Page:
Out of all the mediums experiencing trials and tribulations during the digital age, the printed page seems to be the most persistent. Cable TV continues to fight, but is on its last leg. Music has had so many different formats and hardware over the past decade; it’s hard to recall the majority of them. So what makes books still appealing in the digital age?
For independent Canadian publisher and urban fiction author, Stacey Marie Robinson, it’s a matter of affinity.
“I buy e-books all the time and it’s easy come, easy go. [We have] so many gadgets and it takes away from the power of the written word.” – Stacey Marie Robinson
“You can’t replace it,” Robinson says. “I buy e-books all the time and it’s easy come, easy go. [We have] so many gadgets and it takes away from the power of the written word. The actual physical act of publishing that a lot of us love. The crafting of the book covers and the way the text is written, there’s an art to it, so you kind of want to celebrate that.”
The thought of self-publishing a printed book in today’s digital age is a daunting one. Setting aside the actual writing of a manuscript, the editing, proofing, cover designing, copyrighting and other minutia can fall squarely on the author’s shoulders or deeply in their pockets. Building a community of like-minded authors is a great way to get tips, bounce ideas and stay motivated in what can be a difficult enterprise.
Robinson decided to create the Toronto Urban Book Expo (TUBE) to give authors a way to get together with their peers.
“I said wouldn’t be nice if I could have one place to sell my book and tell everybody to come and kind of do it on my own accord,” she reflects. “Then, [I just started] thinking that there are other people like me who don’t have a place or are not necessarily in Chapters.”
While taking a break from making her rounds at the last TUBE event in February, Robinson iterates: “Also because of the theme of urban fiction, I thought that it was something new enough to Canada that maybe if I started my own event rather than piggy backing on another existing event, I could raise awareness of this type of literature.”
Hard Copy in a Digital World
The question remains of whether there is an inherent value in the physical book that may be lost with its translation to 1s and 0s. In 2013, the Google Book Settlement Agreement made waves in the book-publishing world. It came as a result of when, just over a decade ago, Google started digitizing books without permission and allowing users to search for snippets through their various services. The Authors Guild and the Association of American Publishers launched a class action lawsuit that was ultimately dismissed.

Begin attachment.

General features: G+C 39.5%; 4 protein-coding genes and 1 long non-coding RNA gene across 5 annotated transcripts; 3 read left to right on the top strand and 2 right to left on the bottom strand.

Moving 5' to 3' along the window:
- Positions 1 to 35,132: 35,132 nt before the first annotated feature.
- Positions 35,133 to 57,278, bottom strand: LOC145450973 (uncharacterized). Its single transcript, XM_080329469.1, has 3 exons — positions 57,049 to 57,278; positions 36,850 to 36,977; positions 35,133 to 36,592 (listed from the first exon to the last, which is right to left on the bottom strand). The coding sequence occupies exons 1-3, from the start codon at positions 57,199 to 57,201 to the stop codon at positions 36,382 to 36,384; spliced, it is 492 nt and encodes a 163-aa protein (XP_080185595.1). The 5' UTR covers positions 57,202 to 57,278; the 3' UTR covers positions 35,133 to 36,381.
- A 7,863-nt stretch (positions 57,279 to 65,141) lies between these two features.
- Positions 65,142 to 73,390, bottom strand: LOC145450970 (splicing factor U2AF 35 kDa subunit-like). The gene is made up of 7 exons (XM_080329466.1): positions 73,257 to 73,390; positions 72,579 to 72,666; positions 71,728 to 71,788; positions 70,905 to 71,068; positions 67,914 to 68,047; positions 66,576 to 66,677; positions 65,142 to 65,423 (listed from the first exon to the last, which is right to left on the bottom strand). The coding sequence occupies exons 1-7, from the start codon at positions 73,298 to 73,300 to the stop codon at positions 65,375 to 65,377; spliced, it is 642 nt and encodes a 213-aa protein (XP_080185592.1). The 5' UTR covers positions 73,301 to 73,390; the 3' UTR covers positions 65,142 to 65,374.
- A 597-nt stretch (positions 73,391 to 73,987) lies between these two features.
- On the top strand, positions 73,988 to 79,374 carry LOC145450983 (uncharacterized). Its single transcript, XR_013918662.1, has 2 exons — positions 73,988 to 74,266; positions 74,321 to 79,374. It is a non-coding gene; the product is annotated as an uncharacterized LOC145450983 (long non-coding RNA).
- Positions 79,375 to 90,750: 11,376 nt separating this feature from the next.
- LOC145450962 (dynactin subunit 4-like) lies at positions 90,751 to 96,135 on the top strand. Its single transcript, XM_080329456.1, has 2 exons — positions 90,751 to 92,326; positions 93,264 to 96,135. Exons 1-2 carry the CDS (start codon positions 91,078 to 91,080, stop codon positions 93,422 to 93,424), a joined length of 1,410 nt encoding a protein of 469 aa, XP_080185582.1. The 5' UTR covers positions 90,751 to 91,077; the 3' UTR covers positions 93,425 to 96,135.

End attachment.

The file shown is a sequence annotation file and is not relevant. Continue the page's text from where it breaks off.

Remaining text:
Not only did it raise questions about copyright infringement in the digital age, it also highlighted the growing divide between classic paper books and e-books.
Every generation past had its unique mediums and not many have lasted. Kids are getting smart devices at younger and younger ages, so communicating the advantages of a classical medium becomes increasingly difficult.
This is where the public library plays an important role for up and coming authors. Introducing reading through books at a young age is a hard habit to break.
Self-published author Nadine Chevolleau’s love of children’s books fits this ideal perfectly.
“For me, I think especially with children’s books, there are a lot of books leaning towards eBooks,” says Chevolleau, while on site at TUBE. “But in the school system and in the public library people still like to have a physical book in their hand. To flip through and turn the pages and point to the pictures – I still love it.”
Chevolleau’s children’s book Stop Kissing Me, Mommy! is bright and lively. Its illustrator, Georgia Stylou, has a unique style that immediately grabs attention. The image of a baby frantically trying to avoid his mother’s affection is heartwarming and relatable.
“When parents walk by and they see the front cover of the book they laugh, because they get it right away,” she says. This particular interaction highlights a palpable factor that is hard to duplicate digitally.
Close to a decade after the first Kindle went on sale, e-books still sell less than books in many instances. In fact, book sales have seen resurgence much like vinyl records over the past few years.
As e-books become more ubiquitous, the sensory connection to chemical wood pulp is being replaced by the familiarity of an LCD. Yet there’s something about reading a book that is frankly just more human. And until we’re fully immersed in a virtual reality, the printed page will remain a romantic escape for many, Robinson included.
Photos By. Janelle Scott-Johnson